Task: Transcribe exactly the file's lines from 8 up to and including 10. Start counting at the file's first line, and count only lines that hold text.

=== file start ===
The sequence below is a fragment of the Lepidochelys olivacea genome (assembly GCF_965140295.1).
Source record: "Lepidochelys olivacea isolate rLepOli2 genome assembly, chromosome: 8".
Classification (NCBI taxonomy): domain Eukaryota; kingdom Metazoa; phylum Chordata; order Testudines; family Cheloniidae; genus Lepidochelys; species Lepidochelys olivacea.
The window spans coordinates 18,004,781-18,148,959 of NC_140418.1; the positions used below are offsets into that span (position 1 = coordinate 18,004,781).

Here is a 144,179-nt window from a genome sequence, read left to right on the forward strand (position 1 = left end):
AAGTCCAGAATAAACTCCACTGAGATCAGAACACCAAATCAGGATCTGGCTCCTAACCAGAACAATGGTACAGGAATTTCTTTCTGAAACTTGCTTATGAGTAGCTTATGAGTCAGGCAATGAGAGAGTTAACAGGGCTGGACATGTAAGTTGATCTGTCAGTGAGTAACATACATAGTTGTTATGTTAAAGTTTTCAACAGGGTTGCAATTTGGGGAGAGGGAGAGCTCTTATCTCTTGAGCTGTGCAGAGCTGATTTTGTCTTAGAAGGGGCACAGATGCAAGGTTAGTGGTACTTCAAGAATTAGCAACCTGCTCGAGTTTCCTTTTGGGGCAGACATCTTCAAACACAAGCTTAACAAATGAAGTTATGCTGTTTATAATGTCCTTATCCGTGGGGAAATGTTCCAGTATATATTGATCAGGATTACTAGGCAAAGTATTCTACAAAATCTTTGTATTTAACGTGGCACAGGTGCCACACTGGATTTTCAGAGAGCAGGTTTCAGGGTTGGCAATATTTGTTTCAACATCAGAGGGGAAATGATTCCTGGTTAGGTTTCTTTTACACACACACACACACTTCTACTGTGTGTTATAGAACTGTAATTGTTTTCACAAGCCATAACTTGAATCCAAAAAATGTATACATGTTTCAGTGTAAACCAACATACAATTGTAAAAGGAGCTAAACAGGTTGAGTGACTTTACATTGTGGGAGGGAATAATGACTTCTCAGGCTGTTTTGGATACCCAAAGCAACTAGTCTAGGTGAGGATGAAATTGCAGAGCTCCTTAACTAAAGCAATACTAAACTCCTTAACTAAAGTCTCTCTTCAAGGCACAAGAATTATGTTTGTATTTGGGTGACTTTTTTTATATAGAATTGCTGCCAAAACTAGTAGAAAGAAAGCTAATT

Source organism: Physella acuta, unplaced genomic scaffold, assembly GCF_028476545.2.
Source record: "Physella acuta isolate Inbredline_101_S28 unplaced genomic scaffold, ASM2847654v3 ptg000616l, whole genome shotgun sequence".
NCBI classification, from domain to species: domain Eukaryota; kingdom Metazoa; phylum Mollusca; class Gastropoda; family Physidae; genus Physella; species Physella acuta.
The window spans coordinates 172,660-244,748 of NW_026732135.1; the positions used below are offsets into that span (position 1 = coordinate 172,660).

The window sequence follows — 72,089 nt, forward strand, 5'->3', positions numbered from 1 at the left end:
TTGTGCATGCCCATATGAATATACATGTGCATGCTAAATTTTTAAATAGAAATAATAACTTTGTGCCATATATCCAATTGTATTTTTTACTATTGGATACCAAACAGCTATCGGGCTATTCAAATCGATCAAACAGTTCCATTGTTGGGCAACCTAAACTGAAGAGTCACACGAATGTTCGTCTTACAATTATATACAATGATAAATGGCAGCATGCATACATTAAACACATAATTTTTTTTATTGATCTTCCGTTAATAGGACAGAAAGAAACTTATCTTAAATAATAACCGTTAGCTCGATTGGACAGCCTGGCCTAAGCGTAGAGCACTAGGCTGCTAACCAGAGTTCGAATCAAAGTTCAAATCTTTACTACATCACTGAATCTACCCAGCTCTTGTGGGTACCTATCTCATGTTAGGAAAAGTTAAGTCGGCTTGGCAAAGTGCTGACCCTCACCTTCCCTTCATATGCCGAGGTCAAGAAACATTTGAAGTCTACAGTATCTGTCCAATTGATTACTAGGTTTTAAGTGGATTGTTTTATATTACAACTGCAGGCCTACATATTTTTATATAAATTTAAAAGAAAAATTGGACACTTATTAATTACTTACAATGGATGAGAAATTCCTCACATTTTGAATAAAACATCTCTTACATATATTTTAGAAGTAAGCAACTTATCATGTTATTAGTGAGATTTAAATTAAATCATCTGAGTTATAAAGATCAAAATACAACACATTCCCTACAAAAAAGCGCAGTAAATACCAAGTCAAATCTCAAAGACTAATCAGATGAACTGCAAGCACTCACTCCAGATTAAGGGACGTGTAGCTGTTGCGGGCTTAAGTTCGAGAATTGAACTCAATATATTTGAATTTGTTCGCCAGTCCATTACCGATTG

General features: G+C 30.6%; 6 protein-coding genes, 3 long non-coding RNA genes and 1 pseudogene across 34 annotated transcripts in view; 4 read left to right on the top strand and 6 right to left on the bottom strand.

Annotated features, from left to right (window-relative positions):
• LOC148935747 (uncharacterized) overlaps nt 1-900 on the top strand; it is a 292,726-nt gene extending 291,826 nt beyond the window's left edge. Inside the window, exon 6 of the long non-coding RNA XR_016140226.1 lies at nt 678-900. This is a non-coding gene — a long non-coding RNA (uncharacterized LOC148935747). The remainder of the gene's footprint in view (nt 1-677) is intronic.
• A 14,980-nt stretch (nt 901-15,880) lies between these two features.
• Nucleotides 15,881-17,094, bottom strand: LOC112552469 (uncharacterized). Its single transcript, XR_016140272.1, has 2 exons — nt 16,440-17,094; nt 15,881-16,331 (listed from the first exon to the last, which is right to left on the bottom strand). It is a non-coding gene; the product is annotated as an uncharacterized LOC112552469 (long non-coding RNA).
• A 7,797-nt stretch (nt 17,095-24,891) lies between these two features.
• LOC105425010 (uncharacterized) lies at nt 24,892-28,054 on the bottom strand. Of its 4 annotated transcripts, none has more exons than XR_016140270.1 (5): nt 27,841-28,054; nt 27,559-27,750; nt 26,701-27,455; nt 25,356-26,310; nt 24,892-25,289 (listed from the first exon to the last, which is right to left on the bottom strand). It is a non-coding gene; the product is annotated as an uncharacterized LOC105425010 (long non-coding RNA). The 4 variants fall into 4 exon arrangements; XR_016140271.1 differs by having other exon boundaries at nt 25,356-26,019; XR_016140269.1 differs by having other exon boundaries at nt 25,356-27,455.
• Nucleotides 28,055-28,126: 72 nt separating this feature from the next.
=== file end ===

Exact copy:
Source record: "Physella acuta isolate Inbredline_101_S28 unplaced genomic scaffold, ASM2847654v3 ptg000616l, whole genome shotgun sequence".
NCBI classification, from domain to species: domain Eukaryota; kingdom Metazoa; phylum Mollusca; class Gastropoda; family Physidae; genus Physella; species Physella acuta.
The window spans coordinates 172,660-244,748 of NW_026732135.1; the positions used below are offsets into that span (position 1 = coordinate 172,660).